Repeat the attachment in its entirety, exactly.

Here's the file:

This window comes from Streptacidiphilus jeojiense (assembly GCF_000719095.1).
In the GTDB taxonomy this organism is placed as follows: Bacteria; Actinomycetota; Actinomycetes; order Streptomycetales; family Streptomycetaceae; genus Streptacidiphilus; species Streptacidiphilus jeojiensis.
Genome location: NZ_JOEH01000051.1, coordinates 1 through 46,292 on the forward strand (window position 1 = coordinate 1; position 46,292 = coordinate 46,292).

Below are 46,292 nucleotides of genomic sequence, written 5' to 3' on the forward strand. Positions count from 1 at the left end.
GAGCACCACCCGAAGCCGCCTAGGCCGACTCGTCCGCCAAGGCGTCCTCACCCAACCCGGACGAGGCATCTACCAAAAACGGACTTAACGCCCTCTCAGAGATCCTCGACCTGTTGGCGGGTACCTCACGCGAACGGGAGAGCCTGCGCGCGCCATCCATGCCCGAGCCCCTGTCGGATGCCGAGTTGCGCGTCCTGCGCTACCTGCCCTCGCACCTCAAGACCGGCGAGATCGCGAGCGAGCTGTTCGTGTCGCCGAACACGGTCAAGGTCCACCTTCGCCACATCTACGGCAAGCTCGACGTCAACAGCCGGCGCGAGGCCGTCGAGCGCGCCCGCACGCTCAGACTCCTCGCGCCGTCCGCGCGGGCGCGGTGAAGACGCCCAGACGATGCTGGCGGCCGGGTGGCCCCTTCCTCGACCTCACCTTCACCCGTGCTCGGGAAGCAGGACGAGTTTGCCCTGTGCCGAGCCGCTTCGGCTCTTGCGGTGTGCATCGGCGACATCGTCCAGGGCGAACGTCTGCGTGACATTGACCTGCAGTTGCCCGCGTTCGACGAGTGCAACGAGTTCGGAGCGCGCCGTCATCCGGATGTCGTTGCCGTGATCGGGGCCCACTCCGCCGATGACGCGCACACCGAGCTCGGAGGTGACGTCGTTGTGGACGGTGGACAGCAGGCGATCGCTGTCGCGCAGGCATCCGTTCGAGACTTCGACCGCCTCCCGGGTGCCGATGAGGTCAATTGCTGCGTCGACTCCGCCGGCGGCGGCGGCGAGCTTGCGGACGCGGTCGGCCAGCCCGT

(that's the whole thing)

This window comes from Streptacidiphilus jeojiense (assembly GCF_000719095.1).
In the GTDB taxonomy this organism is placed as follows: Bacteria; Actinomycetota; Actinomycetes; order Streptomycetales; family Streptomycetaceae; genus Streptacidiphilus; species Streptacidiphilus jeojiensis.
Genome location: NZ_JOEH01000051.1, coordinates 1 through 46,292 on the forward strand (window position 1 = coordinate 1; position 46,292 = coordinate 46,292).

Below are 46,292 nucleotides of genomic sequence, written 5' to 3' on the forward strand. Positions count from 1 at the left end.
GAGCACCACCCGAAGCCGCCTAGGCCGACTCGTCCGCCAAGGCGTCCTCACCCAACCCGGACGAGGCATCTACCAAAAACGGACTTAACGCCCTCTCAGAGATCCTCGACCTGTTGGCGGGTACCTCACGCGAACGGGAGAGCCTGCGCGCGCCATCCATGCCCGAGCCCCTGTCGGATGCCGAGTTGCGCGTCCTGCGCTACCTGCCCTCGCACCTCAAGACCGGCGAGATCGCGAGCGAGCTGTTCGTGTCGCCGAACACGGTCAAGGTCCACCTTCGCCACATCTACGGCAAGCTCGACGTCAACAGCCGGCGCGAGGCCGTCGAGCGCGCCCGCACGCTCAGACTCCTCGCGCCGTCCGCGCGGGCGCGGTGAAGACGCCCAGACGATGCTGGCGGCCGGGTGGCCCCTTCCTCGACCTCACCTTCACCCGTGCTCGGGAAGCAGGACGAGTTTGCCCTGTGCCGAGCCGCTTCGGCTCTTGCGGTGTGCATCGGCGACATCGTCCAGGGCGAACGTCTGCGTGACATTGACCTGCAGTTGCCCGCGTTCGACGAGTGCAACGAGTTCGGAGCGCGCCGTCATCCGGATGTCGTTGCCGTGATCGGGGCCCACTCCGCCGATGACGCGCACACCGAGCTCGGAGGTGACGTCGTTGTGGACGGTGGACAGCAGGCGATCGCTGTCGCGCAGGCATCCGTTCGAGACTTCGACCGCCTCCCGGGTGCCGATGAGGTCAATTGCTGCGTCGACTCCGCCGGCGGCGGCGGCGAGCTTGCGGACGCGGTCGGCCAGCCCGT